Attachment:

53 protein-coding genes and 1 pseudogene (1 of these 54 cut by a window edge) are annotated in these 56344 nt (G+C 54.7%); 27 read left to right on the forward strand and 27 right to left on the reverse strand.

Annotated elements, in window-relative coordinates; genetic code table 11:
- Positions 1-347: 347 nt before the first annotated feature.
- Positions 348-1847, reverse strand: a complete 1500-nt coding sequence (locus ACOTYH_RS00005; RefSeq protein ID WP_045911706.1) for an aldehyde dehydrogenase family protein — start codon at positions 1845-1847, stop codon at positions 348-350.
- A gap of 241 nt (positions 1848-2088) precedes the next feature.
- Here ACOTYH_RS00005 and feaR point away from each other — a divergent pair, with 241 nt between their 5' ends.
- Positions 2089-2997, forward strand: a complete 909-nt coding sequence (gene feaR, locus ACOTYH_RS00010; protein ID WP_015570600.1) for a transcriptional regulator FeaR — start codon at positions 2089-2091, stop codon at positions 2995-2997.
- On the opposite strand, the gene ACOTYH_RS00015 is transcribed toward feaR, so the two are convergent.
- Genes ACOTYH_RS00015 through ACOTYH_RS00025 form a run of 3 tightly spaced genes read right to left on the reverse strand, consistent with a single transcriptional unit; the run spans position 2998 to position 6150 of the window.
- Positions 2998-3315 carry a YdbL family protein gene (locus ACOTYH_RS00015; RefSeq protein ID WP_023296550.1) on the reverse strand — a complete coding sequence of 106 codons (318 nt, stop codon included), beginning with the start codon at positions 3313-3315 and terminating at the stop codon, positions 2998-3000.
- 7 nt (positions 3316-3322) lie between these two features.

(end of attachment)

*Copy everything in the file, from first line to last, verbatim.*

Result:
53 protein-coding genes and 1 pseudogene (1 of these 54 cut by a window edge) are annotated in these 56344 nt (G+C 54.7%); 27 read left to right on the forward strand and 27 right to left on the reverse strand.

Annotated elements, in window-relative coordinates; genetic code table 11:
- Positions 1-347: 347 nt before the first annotated feature.
- Positions 348-1847, reverse strand: a complete 1500-nt coding sequence (locus ACOTYH_RS00005; RefSeq protein ID WP_045911706.1) for an aldehyde dehydrogenase family protein — start codon at positions 1845-1847, stop codon at positions 348-350.
- A gap of 241 nt (positions 1848-2088) precedes the next feature.
- Here ACOTYH_RS00005 and feaR point away from each other — a divergent pair, with 241 nt between their 5' ends.
- Positions 2089-2997, forward strand: a complete 909-nt coding sequence (gene feaR, locus ACOTYH_RS00010; protein ID WP_015570600.1) for a transcriptional regulator FeaR — start codon at positions 2089-2091, stop codon at positions 2995-2997.
- On the opposite strand, the gene ACOTYH_RS00015 is transcribed toward feaR, so the two are convergent.
- Genes ACOTYH_RS00015 through ACOTYH_RS00025 form a run of 3 tightly spaced genes read right to left on the reverse strand, consistent with a single transcriptional unit; the run spans position 2998 to position 6150 of the window.
- Positions 2998-3315 carry a YdbL family protein gene (locus ACOTYH_RS00015; RefSeq protein ID WP_023296550.1) on the reverse strand — a complete coding sequence of 106 codons (318 nt, stop codon included), beginning with the start codon at positions 3313-3315 and terminating at the stop codon, positions 2998-3000.
- 7 nt (positions 3316-3322) lie between these two features.